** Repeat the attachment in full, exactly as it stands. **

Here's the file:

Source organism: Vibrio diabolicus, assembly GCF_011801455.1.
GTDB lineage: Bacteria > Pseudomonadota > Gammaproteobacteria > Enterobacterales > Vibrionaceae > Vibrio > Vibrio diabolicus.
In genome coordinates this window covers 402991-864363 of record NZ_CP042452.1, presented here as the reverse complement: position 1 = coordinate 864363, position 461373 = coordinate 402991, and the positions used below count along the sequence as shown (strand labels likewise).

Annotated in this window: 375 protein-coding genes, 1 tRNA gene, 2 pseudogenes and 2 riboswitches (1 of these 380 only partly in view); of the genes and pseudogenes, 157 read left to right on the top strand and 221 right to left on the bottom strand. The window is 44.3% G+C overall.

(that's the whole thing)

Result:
Source organism: Vibrio diabolicus, assembly GCF_011801455.1.
GTDB lineage: Bacteria > Pseudomonadota > Gammaproteobacteria > Enterobacterales > Vibrionaceae > Vibrio > Vibrio diabolicus.
In genome coordinates this window covers 402991-864363 of record NZ_CP042452.1, presented here as the reverse complement: position 1 = coordinate 864363, position 461373 = coordinate 402991, and the positions used below count along the sequence as shown (strand labels likewise).

Annotated in this window: 375 protein-coding genes, 1 tRNA gene, 2 pseudogenes and 2 riboswitches (1 of these 380 only partly in view); of the genes and pseudogenes, 157 read left to right on the top strand and 221 right to left on the bottom strand. The window is 44.3% G+C overall.